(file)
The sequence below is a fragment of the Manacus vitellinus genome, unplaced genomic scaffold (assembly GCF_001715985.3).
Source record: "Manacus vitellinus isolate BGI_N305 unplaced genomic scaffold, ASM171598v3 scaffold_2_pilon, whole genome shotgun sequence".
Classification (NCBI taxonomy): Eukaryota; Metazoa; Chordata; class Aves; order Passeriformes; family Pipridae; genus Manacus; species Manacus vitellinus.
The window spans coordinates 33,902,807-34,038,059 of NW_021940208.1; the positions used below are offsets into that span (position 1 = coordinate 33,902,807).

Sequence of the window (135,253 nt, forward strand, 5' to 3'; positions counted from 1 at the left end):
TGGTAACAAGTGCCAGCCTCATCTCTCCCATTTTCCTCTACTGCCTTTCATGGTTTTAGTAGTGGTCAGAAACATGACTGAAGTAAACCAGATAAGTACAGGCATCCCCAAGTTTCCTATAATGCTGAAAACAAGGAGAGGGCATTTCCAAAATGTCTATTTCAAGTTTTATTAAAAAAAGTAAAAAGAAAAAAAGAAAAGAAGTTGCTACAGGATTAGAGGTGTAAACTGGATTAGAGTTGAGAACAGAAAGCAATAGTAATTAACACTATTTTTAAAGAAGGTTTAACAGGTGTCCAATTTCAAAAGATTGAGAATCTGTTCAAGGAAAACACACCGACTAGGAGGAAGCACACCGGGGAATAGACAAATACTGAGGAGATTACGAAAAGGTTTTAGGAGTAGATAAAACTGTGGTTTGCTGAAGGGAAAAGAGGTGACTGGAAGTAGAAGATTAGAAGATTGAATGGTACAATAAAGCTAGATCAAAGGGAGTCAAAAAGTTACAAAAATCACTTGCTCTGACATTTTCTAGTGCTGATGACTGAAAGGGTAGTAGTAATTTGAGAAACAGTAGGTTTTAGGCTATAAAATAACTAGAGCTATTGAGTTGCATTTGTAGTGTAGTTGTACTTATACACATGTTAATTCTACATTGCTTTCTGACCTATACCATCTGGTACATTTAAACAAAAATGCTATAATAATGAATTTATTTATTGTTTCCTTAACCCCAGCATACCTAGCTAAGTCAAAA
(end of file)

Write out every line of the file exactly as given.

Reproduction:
The sequence below is a fragment of the Manacus vitellinus genome, unplaced genomic scaffold (assembly GCF_001715985.3).
Source record: "Manacus vitellinus isolate BGI_N305 unplaced genomic scaffold, ASM171598v3 scaffold_2_pilon, whole genome shotgun sequence".
Classification (NCBI taxonomy): Eukaryota; Metazoa; Chordata; class Aves; order Passeriformes; family Pipridae; genus Manacus; species Manacus vitellinus.
The window spans coordinates 33,902,807-34,038,059 of NW_021940208.1; the positions used below are offsets into that span (position 1 = coordinate 33,902,807).

Sequence of the window (135,253 nt, forward strand, 5' to 3'; positions counted from 1 at the left end):
TGGTAACAAGTGCCAGCCTCATCTCTCCCATTTTCCTCTACTGCCTTTCATGGTTTTAGTAGTGGTCAGAAACATGACTGAAGTAAACCAGATAAGTACAGGCATCCCCAAGTTTCCTATAATGCTGAAAACAAGGAGAGGGCATTTCCAAAATGTCTATTTCAAGTTTTATTAAAAAAAGTAAAAAGAAAAAAAGAAAAGAAGTTGCTACAGGATTAGAGGTGTAAACTGGATTAGAGTTGAGAACAGAAAGCAATAGTAATTAACACTATTTTTAAAGAAGGTTTAACAGGTGTCCAATTTCAAAAGATTGAGAATCTGTTCAAGGAAAACACACCGACTAGGAGGAAGCACACCGGGGAATAGACAAATACTGAGGAGATTACGAAAAGGTTTTAGGAGTAGATAAAACTGTGGTTTGCTGAAGGGAAAAGAGGTGACTGGAAGTAGAAGATTAGAAGATTGAATGGTACAATAAAGCTAGATCAAAGGGAGTCAAAAAGTTACAAAAATCACTTGCTCTGACATTTTCTAGTGCTGATGACTGAAAGGGTAGTAGTAATTTGAGAAACAGTAGGTTTTAGGCTATAAAATAACTAGAGCTATTGAGTTGCATTTGTAGTGTAGTTGTACTTATACACATGTTAATTCTACATTGCTTTCTGACCTATACCATCTGGTACATTTAAACAAAAATGCTATAATAATGAATTTATTTATTGTTTCCTTAACCCCAGCATACCTAGCTAAGTCAAAA